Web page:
Joe Medley: Haven’t heard of the Woodland Century bike ride? Area officials, cycling enthusiasts want to change that
by Joe Medley
jmedley@annistonstar.com
Mar 09, 2013 | 5838 views |  0 comments | 10 10 recommendations | email to a friend | print
Cyclist Johnny Jonakin rides a portion of Bain’s Gap Road in preparation for the Woodland Century Ride. (Photo by Trent Penny)
Cyclist Johnny Jonakin rides a portion of Bain’s Gap Road in preparation for the Woodland Century Ride. (Photo by Trent Penny)
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MCCLELLAN — Quick, name a 100-mile cycling ride that begins and ends in Calhoun County and has been around for 20 years.

A. Cheaha Challenge.

B. Woodland-Calhoun Century

C. Both of the above.

Those tempted to not look past the first answer shouldn’t feel bad, because lots of folks outside of the ever-growing Anniston-area cycling community have probably never heard of the Woodland.

That’s something organizers and cycling enthusiasts would love to change, starting with the 20th anniversary Woodland on March 23. New Anniston mayor Vaughn Stewart, who has declared the town “Bike City,” would like to change it, too.

The area has already built the Noble Street Festival around the Cheaha Challenge weekend, which includes the Sunny King Criterium and Foothills Classic. That April weekend has been ranked among the state’s top 10 tourism events.

The area also enjoys tourism hits from the recently completed Coldwater Mountain biking trail, so why not maximize the area’s cyclist-friendly terrain and grow another established event?

“They want to be tortured,” said Angie Shockley, who puts on the Woodland Century as program director for Anniston Parks and Recreation.

Glad to accommodate, organizers have tweaked the course in recent years to include the Bains Gap Road climb. It’s a 2-mile climb with a grade exceeding 20 percent at points.

“Oh, it’s awful,” Woodland regular Johnny Jonakin said. “It’s super-duper tough. It really is.

“A good majority, I guess, can get up it, but a whole lot of people have to walk part of it (and push their bikes), too. There’s nothing on the Cheaha Challenge that’s as tough as Bains Gap, for sure.”

Jonakin should know. He’s ridden 19 of 20 Cheaha Challenges and would have in 2012 but for lingering effects of injuries from an automobile accident. By his most conservative estimate, he’s done at least 10 Woodlands.

There’s not as much crossover between the two rides as one might expect. The Cheaha Challenge has swelled to 500-600 riders a year, and the Woodland drew 186 in 2012. That’s down from the all-time high of about 367, Shockley said.

How does one ride grow and the other not in an area rich with cycling enthusiasts and well-suited natural resources?

For starters, there’s unpredictable early spring weather, which has forced organizers to move the Woodland to September.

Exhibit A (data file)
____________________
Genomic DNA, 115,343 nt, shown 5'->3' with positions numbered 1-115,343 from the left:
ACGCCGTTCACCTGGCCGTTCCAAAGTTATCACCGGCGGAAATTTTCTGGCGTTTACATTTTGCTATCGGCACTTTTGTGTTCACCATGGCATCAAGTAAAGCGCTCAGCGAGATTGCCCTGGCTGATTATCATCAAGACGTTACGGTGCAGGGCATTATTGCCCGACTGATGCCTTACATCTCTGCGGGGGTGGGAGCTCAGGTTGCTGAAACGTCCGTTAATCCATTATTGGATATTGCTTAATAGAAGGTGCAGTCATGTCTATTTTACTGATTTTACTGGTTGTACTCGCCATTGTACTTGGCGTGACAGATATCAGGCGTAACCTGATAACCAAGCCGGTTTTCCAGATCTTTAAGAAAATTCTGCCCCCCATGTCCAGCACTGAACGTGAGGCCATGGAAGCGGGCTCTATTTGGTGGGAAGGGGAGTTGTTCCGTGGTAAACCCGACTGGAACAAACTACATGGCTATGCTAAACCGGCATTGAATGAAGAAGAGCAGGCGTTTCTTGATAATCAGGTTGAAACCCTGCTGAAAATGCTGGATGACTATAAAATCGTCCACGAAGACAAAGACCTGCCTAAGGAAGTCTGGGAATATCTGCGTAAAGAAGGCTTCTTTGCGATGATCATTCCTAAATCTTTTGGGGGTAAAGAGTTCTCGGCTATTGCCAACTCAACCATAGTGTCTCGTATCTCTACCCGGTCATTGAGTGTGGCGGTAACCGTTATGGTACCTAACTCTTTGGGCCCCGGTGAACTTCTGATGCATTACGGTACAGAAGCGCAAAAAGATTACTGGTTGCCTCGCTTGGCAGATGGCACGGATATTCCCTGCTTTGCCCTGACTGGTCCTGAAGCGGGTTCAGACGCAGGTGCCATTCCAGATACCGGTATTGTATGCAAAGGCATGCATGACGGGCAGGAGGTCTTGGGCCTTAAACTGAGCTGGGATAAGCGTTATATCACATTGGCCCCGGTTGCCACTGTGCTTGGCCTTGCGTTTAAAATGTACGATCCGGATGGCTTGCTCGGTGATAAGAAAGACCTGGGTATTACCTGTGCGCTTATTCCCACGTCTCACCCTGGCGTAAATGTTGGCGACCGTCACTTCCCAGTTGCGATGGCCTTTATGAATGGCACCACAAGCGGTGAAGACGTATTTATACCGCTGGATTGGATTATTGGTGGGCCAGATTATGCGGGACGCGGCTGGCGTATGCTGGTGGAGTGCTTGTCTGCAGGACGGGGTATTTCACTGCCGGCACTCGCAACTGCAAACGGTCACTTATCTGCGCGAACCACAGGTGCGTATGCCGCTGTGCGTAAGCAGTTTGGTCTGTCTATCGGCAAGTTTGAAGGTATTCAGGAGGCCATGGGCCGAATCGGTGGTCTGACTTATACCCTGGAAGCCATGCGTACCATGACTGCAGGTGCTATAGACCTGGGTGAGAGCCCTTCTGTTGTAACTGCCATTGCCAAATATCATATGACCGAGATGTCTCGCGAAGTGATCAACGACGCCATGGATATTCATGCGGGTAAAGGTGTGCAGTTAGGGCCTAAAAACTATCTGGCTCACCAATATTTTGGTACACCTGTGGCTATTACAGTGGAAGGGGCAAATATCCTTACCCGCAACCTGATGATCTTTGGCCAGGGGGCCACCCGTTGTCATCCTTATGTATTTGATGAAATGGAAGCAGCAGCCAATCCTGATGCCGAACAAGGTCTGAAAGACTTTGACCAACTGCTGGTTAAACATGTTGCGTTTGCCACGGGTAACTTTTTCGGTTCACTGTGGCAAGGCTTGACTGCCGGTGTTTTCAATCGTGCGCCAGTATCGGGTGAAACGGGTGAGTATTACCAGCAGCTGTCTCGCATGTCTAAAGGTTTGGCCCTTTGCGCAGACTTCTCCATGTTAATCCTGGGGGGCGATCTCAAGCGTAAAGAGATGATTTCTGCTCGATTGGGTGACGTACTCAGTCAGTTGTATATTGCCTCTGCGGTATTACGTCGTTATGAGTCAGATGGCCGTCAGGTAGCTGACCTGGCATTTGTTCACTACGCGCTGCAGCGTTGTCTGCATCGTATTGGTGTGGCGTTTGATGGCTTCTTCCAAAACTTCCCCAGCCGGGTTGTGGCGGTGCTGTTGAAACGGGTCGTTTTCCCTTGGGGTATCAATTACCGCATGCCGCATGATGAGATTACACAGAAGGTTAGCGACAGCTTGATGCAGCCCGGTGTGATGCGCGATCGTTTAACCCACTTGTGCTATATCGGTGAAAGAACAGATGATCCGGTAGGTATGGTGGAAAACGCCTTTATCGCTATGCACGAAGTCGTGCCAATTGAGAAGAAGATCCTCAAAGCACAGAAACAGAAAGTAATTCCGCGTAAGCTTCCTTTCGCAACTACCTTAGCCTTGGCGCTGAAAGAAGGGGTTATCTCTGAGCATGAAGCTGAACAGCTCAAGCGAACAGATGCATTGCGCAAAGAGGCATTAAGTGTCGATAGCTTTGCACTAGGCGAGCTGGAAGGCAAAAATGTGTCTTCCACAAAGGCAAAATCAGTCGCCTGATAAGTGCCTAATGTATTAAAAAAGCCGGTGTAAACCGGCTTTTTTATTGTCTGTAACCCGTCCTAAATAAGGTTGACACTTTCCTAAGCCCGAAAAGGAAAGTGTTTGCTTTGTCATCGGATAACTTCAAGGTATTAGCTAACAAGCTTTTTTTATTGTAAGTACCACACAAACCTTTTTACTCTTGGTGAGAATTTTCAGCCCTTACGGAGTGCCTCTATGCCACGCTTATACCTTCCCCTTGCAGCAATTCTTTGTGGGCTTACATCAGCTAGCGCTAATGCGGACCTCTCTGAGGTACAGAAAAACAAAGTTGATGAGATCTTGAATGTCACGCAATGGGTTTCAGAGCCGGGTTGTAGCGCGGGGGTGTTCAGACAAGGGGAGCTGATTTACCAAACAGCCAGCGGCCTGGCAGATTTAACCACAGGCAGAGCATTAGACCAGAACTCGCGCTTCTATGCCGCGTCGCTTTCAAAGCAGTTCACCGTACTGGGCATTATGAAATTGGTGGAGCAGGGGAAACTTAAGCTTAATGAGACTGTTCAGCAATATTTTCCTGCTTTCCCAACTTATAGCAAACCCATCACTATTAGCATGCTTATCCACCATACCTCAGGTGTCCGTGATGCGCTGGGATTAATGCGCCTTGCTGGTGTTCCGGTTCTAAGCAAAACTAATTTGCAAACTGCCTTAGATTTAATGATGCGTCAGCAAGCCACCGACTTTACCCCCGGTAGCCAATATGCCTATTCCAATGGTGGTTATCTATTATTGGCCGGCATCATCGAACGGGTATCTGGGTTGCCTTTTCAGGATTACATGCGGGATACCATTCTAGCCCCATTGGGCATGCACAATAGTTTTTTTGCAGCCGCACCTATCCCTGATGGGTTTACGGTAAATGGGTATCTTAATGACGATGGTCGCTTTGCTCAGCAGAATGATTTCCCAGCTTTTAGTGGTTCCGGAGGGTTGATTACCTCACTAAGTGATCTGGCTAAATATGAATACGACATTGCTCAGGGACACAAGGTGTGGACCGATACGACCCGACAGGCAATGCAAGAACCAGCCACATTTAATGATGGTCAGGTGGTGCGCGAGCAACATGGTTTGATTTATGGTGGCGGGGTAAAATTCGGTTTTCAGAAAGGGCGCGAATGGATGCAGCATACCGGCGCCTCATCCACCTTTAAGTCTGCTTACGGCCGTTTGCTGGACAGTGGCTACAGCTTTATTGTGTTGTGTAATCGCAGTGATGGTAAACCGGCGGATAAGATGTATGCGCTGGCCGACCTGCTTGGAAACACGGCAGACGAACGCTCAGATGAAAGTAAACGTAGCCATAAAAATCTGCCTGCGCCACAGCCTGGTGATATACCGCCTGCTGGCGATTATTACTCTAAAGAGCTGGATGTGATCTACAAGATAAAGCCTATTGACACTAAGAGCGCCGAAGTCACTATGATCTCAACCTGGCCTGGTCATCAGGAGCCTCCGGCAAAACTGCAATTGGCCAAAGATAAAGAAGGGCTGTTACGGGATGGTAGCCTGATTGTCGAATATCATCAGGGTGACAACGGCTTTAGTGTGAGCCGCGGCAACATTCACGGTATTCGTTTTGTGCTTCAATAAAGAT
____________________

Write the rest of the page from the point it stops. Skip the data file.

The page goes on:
“I remember about 15 years ago I rode it, and it snowed on me,” Woodland regular Steven Vinyard said. “That was a trying experience.”

Because of unpredictable weather, much of the Woodland’s draw registers either on the day of the race or close to it. As of early this past week, six riders had pre-registered.

“That’s typical,” Shockley said.

The Woodland also lacks the surrounding events that have helped to grow the Cheaha Challenge. Recent years have seen Challenge organizers add criterium races the day before the century ride. The fast-paced circuit races anchor the Noble Street Festival in downtown Anniston.

As an added draw for competitive racers, Challenge organizers also added the Foothills Classic, a shorter road race that runs at the same time as the Cheaha Challenge but on a different course. Cheaha and The Foothils, more of a recreational ride, start and end in Piedmont.

“We try to make it much more of an event with other things happening around it,” said Mike Poe, top organizer for the Cheaha Challenge.

Poe was also a Woodland regular until daughter Virginia’s soccer activities picked up in recent years, but that’s his only conflict. He and other area cycling enthusiasts want the Woodland Century to grow. The more riders for the Woodland, the more Cheaha fliers they can hand out.

To that end, Anniston veterinarian Dr. Barry Nicholls, one of the area’s top cycling boosters and community relations director for the Northeast Alabama Bicycle Association, sends out Woodland registration links to Cheaha Challenge riders.

Cheaha Challenge boosters see lots of plusses in the Woodland.

“It’s a really well-done ride,” Poe said. “The city does a good job organizing it, and it’s a great route and a good time of the year, because it’s an early spring ride that kind of gets people to kind of check their fitness and gives you a goal to work toward.”

All the Woodland needs, all interests agree, is more promotion and advertising, so the city will begin online registration through active.com next year, Shockley said. Calhoun County Chamber of Commerce manager Linda Hearn has suggested a Facebook page devoted entirely to the Woodland.

The Woodland started 20 years ago at the suggestion of former Anniston Parks and Recreation athletics director Harry Harner. He saw it as a replacement for a 5K run at a time when area interest in running had temporarily ebbed.

“Harry said let’s do a bike ride, and we all looked at him like he was crazy,” Shockley said. “But we said let’s do it.”

Those who ride the Woodland say those who don’t ride it are missing something.

Vinyard cited well-staffed rest stops and strong law-enforcement presence at intersections. He also touts the route, which incorporates part of the Chief Ladiga Trail with climbs at Dugger Mountain and Bains Gap.

“I’ve been riding for about 20 years and ridden all over the Southeast, and it’s really a highlight,” Vinyard said. “It’s a great ride.”

Sports Columnist Joe Medley: 256-235-3576. On Twitter @jmedley_star.
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